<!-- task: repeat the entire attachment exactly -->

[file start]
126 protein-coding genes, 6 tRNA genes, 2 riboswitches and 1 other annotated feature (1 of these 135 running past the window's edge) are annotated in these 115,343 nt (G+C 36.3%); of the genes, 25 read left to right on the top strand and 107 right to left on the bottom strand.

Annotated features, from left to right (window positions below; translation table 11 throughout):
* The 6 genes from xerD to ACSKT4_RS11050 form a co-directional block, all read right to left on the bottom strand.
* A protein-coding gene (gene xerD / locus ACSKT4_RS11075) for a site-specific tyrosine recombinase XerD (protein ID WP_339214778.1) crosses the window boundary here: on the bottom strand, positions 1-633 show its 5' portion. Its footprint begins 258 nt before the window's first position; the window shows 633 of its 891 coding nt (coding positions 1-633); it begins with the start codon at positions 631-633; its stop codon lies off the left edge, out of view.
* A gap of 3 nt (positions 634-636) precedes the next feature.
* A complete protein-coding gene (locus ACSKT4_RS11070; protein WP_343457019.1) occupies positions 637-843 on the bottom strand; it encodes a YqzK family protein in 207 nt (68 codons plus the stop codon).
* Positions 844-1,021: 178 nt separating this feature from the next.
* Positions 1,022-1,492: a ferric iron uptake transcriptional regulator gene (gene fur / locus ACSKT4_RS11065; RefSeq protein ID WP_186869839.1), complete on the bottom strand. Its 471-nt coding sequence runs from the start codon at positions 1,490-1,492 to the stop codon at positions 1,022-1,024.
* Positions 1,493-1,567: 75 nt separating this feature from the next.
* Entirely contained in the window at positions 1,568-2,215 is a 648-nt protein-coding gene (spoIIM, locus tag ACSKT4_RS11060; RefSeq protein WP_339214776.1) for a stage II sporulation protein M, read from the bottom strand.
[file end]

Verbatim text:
126 protein-coding genes, 6 tRNA genes, 2 riboswitches and 1 other annotated feature (1 of these 135 running past the window's edge) are annotated in these 115,343 nt (G+C 36.3%); of the genes, 25 read left to right on the top strand and 107 right to left on the bottom strand.

Annotated features, from left to right (window positions below; translation table 11 throughout):
* The 6 genes from xerD to ACSKT4_RS11050 form a co-directional block, all read right to left on the bottom strand.
* A protein-coding gene (gene xerD / locus ACSKT4_RS11075) for a site-specific tyrosine recombinase XerD (protein ID WP_339214778.1) crosses the window boundary here: on the bottom strand, positions 1-633 show its 5' portion. Its footprint begins 258 nt before the window's first position; the window shows 633 of its 891 coding nt (coding positions 1-633); it begins with the start codon at positions 631-633; its stop codon lies off the left edge, out of view.
* A gap of 3 nt (positions 634-636) precedes the next feature.
* A complete protein-coding gene (locus ACSKT4_RS11070; protein WP_343457019.1) occupies positions 637-843 on the bottom strand; it encodes a YqzK family protein in 207 nt (68 codons plus the stop codon).
* Positions 844-1,021: 178 nt separating this feature from the next.
* Positions 1,022-1,492: a ferric iron uptake transcriptional regulator gene (gene fur / locus ACSKT4_RS11065; RefSeq protein ID WP_186869839.1), complete on the bottom strand. Its 471-nt coding sequence runs from the start codon at positions 1,490-1,492 to the stop codon at positions 1,022-1,024.
* Positions 1,493-1,567: 75 nt separating this feature from the next.
* Entirely contained in the window at positions 1,568-2,215 is a 648-nt protein-coding gene (spoIIM, locus tag ACSKT4_RS11060; RefSeq protein WP_339214776.1) for a stage II sporulation protein M, read from the bottom strand.